Folio (315 x 205 mm), pp. [viii], 806, , woodcut royal arms on title, woodcut initials; some light foxing, but a very good copy in contemporary black shagreen over wooden boards, gilt border and corner fleurons on covers, spine gilt, blue edges; minor wear, upper joint cracked at head, foot of spine repaired.
US $11679 €9960
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Historia del Concilio Tridentino di Pietro Soave Polano. Nella quale si scoprono tutti gl’artificii della Corte di Roma, per impedire che né la verità di dogmi si palesasse, né la riforma del Papato, et della Chiesa si trattasse.
First edition, a large paper copy, of Sarpi’s history of the Council of Trent; published under the pseudonym of Pietro Soave Polano by the apostate Marcantonio de Dominis, with additions by the latter. Large paper copies of the first edition are very rare.
‘The Council of Trent, the turning point in the Counter-Reformation, created the modern Roman Catholic Church . . . . The full force of the acts of the Council was not lost either on those who desired a reconciliation between the Church and the new schismatics or on those who distrusted the centralisation of power in Rome. It was both these motives which prompted the Venetian patriot, scientist, scholar and reformer, Paolo Sarpi (1552–1623), to compile his memorable History of the Council of Trent, which was published pseudonymously in London. A member of the Servite order, hated yet never excommunicated by the Papal See, Sarpi was the devoted and honoured servant of the Venetian Republic. Like the author in his lifetime, so in later years his book formed a nucleus of opposition to the papacy of Pius IV. Translated and reprinted over and over again, the masterpiece of “Father Paul of Venice”, as he was known to generations, is still read’ (Printing and the Mind of Man).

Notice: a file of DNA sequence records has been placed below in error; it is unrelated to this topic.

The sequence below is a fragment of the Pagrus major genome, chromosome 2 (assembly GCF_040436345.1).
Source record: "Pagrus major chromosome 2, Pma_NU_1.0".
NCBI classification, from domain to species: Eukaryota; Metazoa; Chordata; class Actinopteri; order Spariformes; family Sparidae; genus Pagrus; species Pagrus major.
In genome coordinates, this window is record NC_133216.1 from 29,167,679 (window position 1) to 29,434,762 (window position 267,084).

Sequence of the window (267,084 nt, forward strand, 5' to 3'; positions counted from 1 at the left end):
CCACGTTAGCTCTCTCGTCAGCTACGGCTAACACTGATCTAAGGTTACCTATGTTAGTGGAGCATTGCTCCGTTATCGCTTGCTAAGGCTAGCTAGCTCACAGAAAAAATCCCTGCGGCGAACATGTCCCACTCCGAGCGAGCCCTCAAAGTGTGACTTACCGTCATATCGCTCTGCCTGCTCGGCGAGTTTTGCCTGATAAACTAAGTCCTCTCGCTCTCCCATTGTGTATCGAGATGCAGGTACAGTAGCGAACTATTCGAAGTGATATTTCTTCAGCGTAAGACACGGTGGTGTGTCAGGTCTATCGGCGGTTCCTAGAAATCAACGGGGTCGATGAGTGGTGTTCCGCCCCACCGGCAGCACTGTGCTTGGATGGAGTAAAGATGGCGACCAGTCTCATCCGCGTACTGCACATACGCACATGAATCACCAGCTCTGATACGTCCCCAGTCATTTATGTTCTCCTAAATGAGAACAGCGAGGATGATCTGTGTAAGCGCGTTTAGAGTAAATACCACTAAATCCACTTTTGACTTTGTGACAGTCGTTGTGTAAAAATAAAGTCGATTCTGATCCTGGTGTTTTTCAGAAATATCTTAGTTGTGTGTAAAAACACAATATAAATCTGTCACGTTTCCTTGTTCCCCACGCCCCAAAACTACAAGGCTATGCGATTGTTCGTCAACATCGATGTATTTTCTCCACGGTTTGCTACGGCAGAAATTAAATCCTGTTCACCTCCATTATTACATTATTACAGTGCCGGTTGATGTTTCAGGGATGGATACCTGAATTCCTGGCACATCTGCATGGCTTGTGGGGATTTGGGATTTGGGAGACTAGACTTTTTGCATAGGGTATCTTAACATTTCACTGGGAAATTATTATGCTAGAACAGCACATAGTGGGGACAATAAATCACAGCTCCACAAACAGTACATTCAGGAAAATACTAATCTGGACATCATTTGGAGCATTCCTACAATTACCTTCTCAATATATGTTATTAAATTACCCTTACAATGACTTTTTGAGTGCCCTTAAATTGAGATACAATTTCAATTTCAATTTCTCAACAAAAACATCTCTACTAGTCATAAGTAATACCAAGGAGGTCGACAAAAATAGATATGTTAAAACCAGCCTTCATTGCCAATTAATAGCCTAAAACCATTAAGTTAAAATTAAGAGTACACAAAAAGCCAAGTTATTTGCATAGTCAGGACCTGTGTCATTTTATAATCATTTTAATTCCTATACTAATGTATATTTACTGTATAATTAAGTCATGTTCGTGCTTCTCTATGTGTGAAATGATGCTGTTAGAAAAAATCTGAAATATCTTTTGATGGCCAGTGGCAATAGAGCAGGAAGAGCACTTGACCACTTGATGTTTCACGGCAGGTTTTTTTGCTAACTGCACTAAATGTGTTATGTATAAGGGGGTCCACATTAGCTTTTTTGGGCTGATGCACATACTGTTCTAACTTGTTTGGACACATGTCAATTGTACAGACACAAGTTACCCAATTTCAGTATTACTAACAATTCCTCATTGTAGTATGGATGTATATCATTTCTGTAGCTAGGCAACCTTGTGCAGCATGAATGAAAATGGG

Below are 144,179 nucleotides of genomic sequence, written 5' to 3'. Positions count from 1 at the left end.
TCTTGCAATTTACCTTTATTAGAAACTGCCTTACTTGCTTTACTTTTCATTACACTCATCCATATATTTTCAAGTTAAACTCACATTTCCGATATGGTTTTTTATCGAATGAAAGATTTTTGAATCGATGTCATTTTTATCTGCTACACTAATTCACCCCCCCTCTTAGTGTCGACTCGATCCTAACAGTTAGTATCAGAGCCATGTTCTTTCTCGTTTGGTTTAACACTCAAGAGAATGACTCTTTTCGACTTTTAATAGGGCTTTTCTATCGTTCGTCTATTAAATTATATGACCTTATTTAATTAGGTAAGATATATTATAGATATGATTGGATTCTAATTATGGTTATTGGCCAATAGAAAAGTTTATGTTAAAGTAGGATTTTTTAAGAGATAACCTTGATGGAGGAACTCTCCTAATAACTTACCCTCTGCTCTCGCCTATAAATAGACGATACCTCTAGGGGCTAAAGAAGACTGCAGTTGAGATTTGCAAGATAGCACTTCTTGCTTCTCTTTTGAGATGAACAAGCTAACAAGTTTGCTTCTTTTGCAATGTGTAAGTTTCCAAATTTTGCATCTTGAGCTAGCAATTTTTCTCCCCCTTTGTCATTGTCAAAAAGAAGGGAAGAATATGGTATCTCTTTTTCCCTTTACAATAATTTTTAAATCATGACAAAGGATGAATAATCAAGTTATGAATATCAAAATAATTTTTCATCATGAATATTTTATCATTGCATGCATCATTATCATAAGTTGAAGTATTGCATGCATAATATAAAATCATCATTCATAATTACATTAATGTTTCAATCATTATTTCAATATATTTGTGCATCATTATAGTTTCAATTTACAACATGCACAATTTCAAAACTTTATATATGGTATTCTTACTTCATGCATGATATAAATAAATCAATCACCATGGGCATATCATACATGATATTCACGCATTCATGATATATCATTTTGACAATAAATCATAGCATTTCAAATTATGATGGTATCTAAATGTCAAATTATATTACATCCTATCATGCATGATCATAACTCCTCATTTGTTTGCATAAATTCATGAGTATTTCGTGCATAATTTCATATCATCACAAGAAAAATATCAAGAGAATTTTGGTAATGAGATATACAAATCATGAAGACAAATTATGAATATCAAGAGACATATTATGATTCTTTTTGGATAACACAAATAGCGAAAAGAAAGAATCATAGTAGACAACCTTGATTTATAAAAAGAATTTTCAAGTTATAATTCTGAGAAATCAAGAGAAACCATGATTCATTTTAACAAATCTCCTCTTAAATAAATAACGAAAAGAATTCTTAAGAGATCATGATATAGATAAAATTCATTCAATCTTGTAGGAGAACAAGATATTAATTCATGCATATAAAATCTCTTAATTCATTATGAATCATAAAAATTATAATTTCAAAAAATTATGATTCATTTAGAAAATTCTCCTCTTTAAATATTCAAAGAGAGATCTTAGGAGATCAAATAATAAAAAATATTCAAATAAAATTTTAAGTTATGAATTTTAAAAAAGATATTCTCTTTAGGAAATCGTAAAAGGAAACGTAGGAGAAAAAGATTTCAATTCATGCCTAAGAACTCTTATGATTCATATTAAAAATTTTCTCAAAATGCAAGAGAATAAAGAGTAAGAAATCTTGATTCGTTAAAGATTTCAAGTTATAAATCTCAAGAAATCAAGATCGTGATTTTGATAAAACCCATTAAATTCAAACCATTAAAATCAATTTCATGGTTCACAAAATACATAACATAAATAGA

Provenance: from the libraries of the Venetian merchant Amadeus Svajer (1727–1791) and Lord Amherst of Hackney (1835–1909), with bookplates.
Gamba 2080; PMM 118; STC 21760.
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‘An Explanation of Dassier’s Medals being a Representation of a Series of Events taken from the Roman History’.
An exceptionally fine illustrated manuscript, with drawings after the series of sixty medals of Roman history from Romulus to the Age of Augustus produced by Jean Dassier and his son in 1740-1743. The drawings are executed with considerable finesse, adding detailed elements not clearly visible in the original medals, and making subtle alterations in the position and orientation of many figures. Sadly there is no clue as to the artist, and it is not clear if the work was produced to order or as a commercial enterprise – if the latter we cannot trace another example.